British Superbike

Byrne smashes circuit record to take pole at Snetterton

2 Mins read
Byrne Takes Pole at Snetterton
Shane Byrne smashed the circuit record at Snetterton to take pole (Credit:Jon Jessop Photography)

Shane Byrne will start on pole position at Snetterton after putting in a scintillating performance in qualifying – smashing the circuits record in the process.

Byrne set the pace throughout the day but saved his best to last as he smashed the previous circuit record by well over a second, putting in a lap-time of 1:46:024.

James Ellison will line-up alongside Byrne on the front-row, with the McAMS Yamaha rider also getting into the 1m:46s. The pair will be joined on the front-row by 2016 Snetterton race winner Jason O’Halloran.

The returning Leon Haslam heads-up row two after battling through the pain caused by his free practice crash at Knockhill. Jake Dixon lines up alongside Haslam, continuing his impressive form to finish ahead of the series leader Luke Mossey (sixth).

Josh Brookes, Dan Linfoot and Jakub Smrz round-out the front three rows of the grid for tomorrow’s opening race.

Byrne topped Q1 with a lap-time of 1:47.457, which was only +0.142s ahead of Brookes on the Anvil Hire Yamaha machine. The times were certainly close throughout the field, with the top 10 covered by just one second.

Andy Reid crashed out of the opening session on his Tyco BMW debut. Reid has taken the place of Davide Giugliano, who has left the series, but unfortunately he lost control of his machine at the final corner.

Taylor Mackenzie’s day also came to a premature end in Q1, with his Bennetts Suzuki suffering from some form of mechanical issue.

Riders who failed to make it through the opening session of the day included Christian Iddon’s replacement Josh Elliott (20th), Aaron Zanotti (21st) and Shaun Winfield (24th).

On into Q2 and there was further despair for John Hopkins, with the American’s Moto Rapido Ducati pulling up with a technical problem.

More and more grip was becoming available on the circuit with Bradley Ray and Ellison hitting the front with quick mid 1m:47 lap-times. Their times would be swept aside by Byrne, who became the first rider to break into the 1m:46s with a 1:46.863 – just +0.002s slower then the circuit record.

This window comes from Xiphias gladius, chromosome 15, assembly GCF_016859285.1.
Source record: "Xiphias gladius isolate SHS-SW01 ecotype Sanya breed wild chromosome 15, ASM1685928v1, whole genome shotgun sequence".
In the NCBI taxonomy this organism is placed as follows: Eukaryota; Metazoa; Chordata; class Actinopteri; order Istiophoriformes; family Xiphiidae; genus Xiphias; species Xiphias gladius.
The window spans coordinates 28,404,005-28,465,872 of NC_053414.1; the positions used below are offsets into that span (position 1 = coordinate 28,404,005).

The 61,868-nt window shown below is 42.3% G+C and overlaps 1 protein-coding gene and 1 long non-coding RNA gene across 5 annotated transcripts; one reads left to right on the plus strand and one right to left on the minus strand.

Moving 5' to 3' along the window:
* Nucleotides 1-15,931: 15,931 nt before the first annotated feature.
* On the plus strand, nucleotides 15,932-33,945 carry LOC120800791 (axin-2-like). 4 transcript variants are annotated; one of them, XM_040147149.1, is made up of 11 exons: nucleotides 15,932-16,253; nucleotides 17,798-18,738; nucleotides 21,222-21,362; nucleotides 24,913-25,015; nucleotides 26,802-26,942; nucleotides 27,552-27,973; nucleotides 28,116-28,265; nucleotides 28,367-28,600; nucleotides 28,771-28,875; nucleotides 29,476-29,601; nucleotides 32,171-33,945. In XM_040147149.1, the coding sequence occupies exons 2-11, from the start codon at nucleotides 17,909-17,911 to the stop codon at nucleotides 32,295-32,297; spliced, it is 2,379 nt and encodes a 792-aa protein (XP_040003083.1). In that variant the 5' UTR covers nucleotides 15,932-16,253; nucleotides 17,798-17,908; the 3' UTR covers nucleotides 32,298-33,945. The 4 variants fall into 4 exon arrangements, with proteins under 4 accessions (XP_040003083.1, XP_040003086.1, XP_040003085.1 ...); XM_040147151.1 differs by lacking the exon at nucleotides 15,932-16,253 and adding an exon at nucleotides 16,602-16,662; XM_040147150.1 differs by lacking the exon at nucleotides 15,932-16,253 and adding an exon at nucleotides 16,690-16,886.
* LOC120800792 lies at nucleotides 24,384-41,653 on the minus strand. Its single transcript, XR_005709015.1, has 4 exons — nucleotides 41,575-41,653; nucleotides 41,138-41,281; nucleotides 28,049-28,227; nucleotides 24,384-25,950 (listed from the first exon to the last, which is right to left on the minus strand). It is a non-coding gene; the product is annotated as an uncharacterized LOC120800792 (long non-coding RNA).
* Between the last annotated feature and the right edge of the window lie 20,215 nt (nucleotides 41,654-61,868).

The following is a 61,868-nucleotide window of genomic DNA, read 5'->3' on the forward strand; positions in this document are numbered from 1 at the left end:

Haslam made it into Superpole in the dying seconds of the session, with championship leader Mossey also only scrapping through in ninth spot.

Notable names who failed to make it out of Q2 included Peter Hickman on the Smiths Racing BMW in 10th, Michael Laverty (13th), Sylvain Guintoli (14th) and Tommy Bridewell in 16th place.

The first rider to hit the track in the Superpole session was Mossey on his Kawasaki machine. The 24-year-old’s lap was relatively smooth, as he set a target time of 1:47.355.

Srmz was next up however the Czech Republic native made a mistake at Wilson’s Chicane and could only manage a 1:48.163.

Haslam was the third rider to take on the challenge of Superpole and he went to the top of the timing sheets with an impressive 1:47.120 lap-time.

Linfoot’s lap got off to a tricky start, with the Honda man lifted out of his seat coming out of Wilson’s Chicane after going in a little wide. He would recover to set a time of  1:48.117, slotting him into third at the time.

His Honda teammate came onto the circuit next and O’Halloran’s great form in Norfolk continued as he went to the top of the timing sheets with a 1:47.106.

Ellison would swiftly take top spot away from the Australian with a record-breaking time of 1:46.561. With the benchmark set even higher Brookes struggled to match the front runners and crossed the line with a 1:47.510 to take fifth, with only two riders remaining.

Dixon headed out onto the circuit next and the double race winner from Knockhill put in a reasonable lap-time of 1:47.351 to slot into fourth place.

All eyes were now on Byrne and the weekend’s pacesetter did not disappoint, smashing the circuit record to take pole position with a 1:46.024.

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About author
Josh is a Sports Journalism graduate and has been a member of the TCF team since 2015. Between 2015 and 2018, Josh focused primarily on British Superbikes and Road Racing events such as the Isle of Man TT. At the beginning of the 2019 season he became the MotoGP Reporter.
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